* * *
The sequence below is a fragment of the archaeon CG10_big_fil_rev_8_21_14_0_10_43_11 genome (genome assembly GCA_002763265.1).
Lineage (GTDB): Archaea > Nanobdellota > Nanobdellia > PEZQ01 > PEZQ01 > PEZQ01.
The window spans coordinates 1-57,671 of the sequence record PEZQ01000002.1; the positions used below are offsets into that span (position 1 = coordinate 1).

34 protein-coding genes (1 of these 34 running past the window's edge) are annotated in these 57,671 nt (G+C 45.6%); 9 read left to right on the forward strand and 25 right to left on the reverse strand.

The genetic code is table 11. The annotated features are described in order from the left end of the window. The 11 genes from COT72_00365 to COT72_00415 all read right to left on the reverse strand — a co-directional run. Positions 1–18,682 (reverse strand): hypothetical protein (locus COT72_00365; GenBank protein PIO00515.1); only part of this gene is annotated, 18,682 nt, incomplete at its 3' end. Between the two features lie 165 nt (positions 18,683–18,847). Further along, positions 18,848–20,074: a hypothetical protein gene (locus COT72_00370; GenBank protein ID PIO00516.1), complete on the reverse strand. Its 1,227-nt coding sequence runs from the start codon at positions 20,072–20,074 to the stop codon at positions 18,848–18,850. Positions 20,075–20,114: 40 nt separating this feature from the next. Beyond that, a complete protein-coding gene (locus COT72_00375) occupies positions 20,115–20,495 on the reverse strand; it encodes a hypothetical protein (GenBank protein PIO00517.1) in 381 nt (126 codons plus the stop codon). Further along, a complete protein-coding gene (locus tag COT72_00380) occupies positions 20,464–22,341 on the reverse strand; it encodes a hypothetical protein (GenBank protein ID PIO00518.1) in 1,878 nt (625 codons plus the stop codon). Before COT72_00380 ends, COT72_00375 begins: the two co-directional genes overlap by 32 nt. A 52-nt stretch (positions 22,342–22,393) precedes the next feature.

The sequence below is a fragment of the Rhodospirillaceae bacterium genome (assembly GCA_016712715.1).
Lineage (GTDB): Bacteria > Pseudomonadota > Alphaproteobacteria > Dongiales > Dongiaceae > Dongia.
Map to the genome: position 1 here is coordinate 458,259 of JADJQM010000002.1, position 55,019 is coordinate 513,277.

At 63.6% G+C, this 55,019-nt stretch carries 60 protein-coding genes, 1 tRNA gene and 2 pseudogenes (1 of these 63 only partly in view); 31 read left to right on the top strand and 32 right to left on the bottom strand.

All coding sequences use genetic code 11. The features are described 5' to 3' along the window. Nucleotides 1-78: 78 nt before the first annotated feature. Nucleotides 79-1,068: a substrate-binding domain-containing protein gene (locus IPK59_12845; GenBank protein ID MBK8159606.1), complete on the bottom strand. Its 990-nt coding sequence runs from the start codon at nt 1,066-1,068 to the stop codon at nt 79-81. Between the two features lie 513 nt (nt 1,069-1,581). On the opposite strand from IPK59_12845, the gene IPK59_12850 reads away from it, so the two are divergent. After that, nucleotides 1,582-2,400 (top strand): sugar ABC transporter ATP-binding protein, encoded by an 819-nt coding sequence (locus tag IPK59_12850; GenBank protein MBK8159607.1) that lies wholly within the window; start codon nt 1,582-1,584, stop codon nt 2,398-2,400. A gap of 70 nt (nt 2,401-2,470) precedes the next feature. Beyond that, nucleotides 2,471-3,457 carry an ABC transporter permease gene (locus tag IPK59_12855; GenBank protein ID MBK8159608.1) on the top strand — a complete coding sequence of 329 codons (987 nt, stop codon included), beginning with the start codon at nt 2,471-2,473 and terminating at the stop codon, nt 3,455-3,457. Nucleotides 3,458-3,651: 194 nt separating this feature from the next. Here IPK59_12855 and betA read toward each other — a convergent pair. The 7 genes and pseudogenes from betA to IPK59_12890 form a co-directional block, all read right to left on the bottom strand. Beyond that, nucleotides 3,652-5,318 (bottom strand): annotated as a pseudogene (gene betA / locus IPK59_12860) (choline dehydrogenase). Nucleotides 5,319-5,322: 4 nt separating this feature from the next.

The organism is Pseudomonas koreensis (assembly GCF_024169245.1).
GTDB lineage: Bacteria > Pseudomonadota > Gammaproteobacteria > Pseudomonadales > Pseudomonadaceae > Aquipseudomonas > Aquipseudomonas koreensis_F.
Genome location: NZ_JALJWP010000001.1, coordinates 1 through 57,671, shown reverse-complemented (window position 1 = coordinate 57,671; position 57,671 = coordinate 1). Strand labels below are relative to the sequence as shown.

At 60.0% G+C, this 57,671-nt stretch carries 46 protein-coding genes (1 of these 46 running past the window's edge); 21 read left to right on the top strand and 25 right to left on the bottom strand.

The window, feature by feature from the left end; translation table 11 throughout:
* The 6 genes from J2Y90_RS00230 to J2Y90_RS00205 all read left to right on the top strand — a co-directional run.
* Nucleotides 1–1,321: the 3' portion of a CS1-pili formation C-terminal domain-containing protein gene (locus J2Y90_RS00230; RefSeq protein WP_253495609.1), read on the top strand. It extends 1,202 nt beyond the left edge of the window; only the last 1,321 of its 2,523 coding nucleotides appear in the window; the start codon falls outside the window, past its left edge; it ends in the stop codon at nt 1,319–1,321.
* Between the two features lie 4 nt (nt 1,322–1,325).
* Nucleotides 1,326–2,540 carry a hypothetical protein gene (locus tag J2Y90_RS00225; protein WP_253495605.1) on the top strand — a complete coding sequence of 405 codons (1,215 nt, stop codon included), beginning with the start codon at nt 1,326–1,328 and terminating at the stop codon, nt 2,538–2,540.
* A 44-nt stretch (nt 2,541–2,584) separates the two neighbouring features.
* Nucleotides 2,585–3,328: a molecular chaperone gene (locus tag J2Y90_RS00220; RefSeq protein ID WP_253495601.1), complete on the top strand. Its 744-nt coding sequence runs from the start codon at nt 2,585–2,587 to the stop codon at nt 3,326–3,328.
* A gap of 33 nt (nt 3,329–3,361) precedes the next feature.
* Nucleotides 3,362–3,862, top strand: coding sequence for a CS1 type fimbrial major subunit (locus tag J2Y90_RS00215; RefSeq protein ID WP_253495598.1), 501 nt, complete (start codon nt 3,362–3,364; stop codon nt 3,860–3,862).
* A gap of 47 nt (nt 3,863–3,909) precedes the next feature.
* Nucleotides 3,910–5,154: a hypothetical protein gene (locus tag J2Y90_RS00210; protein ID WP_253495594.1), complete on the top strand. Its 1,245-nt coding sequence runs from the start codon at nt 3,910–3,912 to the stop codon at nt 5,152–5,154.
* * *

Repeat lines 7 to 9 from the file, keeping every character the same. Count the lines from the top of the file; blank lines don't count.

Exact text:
Lineage (GTDB): Bacteria > Pseudomonadota > Alphaproteobacteria > Dongiales > Dongiaceae > Dongia.
Map to the genome: position 1 here is coordinate 458,259 of JADJQM010000002.1, position 55,019 is coordinate 513,277.

At 63.6% G+C, this 55,019-nt stretch carries 60 protein-coding genes, 1 tRNA gene and 2 pseudogenes (1 of these 63 only partly in view); 31 read left to right on the top strand and 32 right to left on the bottom strand.